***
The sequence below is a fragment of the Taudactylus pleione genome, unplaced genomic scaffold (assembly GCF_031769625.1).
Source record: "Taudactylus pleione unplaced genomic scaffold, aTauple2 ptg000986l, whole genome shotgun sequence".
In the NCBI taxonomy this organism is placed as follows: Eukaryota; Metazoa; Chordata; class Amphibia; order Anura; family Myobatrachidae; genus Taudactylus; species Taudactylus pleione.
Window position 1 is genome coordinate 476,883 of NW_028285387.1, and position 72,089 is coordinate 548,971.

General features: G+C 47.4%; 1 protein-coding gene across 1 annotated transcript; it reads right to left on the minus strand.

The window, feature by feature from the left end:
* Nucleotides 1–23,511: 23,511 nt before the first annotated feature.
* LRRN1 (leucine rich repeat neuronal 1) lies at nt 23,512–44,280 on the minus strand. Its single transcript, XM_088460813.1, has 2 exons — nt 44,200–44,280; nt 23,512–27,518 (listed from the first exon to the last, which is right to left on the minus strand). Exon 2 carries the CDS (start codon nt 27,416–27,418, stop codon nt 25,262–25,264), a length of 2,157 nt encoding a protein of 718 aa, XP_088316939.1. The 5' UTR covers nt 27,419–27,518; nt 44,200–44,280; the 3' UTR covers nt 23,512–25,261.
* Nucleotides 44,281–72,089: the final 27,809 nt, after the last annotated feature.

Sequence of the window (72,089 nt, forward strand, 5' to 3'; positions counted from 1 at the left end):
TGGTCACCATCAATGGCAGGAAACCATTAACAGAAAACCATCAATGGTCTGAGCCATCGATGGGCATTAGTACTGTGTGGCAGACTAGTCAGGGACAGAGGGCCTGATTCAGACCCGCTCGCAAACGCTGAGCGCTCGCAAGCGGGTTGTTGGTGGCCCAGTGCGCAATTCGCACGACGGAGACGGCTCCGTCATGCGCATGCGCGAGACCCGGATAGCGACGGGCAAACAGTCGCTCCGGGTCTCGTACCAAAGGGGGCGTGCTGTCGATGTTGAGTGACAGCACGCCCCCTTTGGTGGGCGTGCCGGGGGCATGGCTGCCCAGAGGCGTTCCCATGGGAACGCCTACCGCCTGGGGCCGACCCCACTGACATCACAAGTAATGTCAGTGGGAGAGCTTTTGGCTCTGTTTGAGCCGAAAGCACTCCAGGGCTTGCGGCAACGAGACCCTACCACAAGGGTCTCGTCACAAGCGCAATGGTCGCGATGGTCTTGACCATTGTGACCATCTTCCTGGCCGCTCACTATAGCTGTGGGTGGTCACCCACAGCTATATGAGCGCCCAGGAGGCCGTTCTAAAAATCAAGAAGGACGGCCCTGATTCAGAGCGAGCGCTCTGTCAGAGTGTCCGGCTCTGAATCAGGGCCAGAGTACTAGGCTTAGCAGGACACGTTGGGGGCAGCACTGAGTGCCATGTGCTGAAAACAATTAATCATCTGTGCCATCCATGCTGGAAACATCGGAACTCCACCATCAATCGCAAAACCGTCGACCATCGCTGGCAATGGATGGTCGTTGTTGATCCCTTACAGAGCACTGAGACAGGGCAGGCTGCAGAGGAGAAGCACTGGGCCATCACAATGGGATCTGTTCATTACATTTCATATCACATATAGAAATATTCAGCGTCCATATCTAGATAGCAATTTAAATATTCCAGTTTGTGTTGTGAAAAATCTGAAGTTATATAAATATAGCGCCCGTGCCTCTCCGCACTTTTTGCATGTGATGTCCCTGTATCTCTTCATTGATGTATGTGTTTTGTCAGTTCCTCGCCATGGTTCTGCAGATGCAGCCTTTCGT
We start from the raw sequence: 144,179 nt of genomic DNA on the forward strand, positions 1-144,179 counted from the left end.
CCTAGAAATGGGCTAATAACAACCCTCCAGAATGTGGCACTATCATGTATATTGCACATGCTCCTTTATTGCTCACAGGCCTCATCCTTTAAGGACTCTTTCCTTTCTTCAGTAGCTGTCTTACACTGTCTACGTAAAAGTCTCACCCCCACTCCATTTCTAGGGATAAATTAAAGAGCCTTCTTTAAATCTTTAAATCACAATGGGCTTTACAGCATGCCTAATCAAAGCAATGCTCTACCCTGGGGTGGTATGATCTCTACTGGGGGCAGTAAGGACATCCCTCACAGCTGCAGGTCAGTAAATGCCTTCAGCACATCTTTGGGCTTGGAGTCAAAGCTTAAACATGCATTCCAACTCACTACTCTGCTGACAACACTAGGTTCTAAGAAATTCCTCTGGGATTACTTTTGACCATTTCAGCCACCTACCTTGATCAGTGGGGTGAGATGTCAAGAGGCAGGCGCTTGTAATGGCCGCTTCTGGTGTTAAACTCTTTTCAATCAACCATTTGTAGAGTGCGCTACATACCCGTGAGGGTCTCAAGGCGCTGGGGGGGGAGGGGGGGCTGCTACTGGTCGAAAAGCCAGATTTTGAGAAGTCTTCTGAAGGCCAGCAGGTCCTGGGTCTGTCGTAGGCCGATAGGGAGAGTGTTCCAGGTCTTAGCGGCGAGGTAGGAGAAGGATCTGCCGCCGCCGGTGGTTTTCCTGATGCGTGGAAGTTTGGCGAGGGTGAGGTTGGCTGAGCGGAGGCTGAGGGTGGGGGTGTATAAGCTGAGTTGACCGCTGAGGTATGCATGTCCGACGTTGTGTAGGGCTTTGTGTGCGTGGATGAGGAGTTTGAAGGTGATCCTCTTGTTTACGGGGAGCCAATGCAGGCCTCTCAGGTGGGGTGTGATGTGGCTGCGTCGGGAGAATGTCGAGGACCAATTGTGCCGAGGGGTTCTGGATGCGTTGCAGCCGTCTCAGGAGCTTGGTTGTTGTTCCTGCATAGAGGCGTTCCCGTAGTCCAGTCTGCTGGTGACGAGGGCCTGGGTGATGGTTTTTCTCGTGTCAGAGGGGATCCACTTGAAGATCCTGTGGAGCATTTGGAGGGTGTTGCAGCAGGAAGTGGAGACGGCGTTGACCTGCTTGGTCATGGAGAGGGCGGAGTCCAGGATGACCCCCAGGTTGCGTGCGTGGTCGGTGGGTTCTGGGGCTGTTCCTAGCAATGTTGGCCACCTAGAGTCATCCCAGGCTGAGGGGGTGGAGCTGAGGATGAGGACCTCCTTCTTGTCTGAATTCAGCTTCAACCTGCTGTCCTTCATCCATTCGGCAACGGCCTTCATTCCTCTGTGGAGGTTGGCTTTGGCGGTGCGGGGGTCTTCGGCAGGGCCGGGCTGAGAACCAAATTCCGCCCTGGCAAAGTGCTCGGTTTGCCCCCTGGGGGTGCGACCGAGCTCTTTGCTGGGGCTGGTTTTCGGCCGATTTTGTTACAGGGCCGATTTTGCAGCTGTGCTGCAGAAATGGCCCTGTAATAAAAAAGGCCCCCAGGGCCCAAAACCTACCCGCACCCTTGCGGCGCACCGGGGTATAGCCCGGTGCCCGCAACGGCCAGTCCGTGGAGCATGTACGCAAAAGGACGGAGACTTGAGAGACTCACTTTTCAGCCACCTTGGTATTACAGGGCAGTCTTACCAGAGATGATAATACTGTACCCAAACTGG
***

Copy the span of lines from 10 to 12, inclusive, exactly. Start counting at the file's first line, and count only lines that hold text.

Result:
Sequence of the window (72,089 nt, forward strand, 5' to 3'; positions counted from 1 at the left end):
TGGTCACCATCAATGGCAGGAAACCATTAACAGAAAACCATCAATGGTCTGAGCCATCGATGGGCATTAGTACTGTGTGGCAGACTAGTCAGGGACAGAGGGCCTGATTCAGACCCGCTCGCAAACGCTGAGCGCTCGCAAGCGGGTTGTTGGTGGCCCAGTGCGCAATTCGCACGACGGAGACGGCTCCGTCATGCGCATGCGCGAGACCCGGATAGCGACGGGCAAACAGTCGCTCCGGGTCTCGTACCAAAGGGGGCGTGCTGTCGATGTTGAGTGACAGCACGCCCCCTTTGGTGGGCGTGCCGGGGGCATGGCTGCCCAGAGGCGTTCCCATGGGAACGCCTACCGCCTGGGGCCGACCCCACTGACATCACAAGTAATGTCAGTGGGAGAGCTTTTGGCTCTGTTTGAGCCGAAAGCACTCCAGGGCTTGCGGCAACGAGACCCTACCACAAGGGTCTCGTCACAAGCGCAATGGTCGCGATGGTCTTGACCATTGTGACCATCTTCCTGGCCGCTCACTATAGCTGTGGGTGGTCACCCACAGCTATATGAGCGCCCAGGAGGCCGTTCTAAAAATCAAGAAGGACGGCCCTGATTCAGAGCGAGCGCTCTGTCAGAGTGTCCGGCTCTGAATCAGGGCCAGAGTACTAGGCTTAGCAGGACACGTTGGGGGCAGCACTGAGTGCCATGTGCTGAAAACAATTAATCATCTGTGCCATCCATGCTGGAAACATCGGAACTCCACCATCAATCGCAAAACCGTCGACCATCGCTGGCAATGGATGGTCGTTGTTGATCCCTTACAGAGCACTGAGACAGGGCAGGCTGCAGAGGAGAAGCACTGGGCCATCACAATGGGATCTGTTCATTACATTTCATATCACATATAGAAATATTCAGCGTCCATATCTAGATAGCAATTTAAATATTCCAGTTTGTGTTGTGAAAAATCTGAAGTTATATAAATATAGCGCCCGTGCCTCTCCGCACTTTTTGCATGTGATGTCCCTGTATCTCTTCATTGATGTATGTGTTTTGTCAGTTCCTCGCCATGGTTCTGCAGATGCAGCCTTTCGT
We start from the raw sequence: 144,179 nt of genomic DNA on the forward strand, positions 1-144,179 counted from the left end.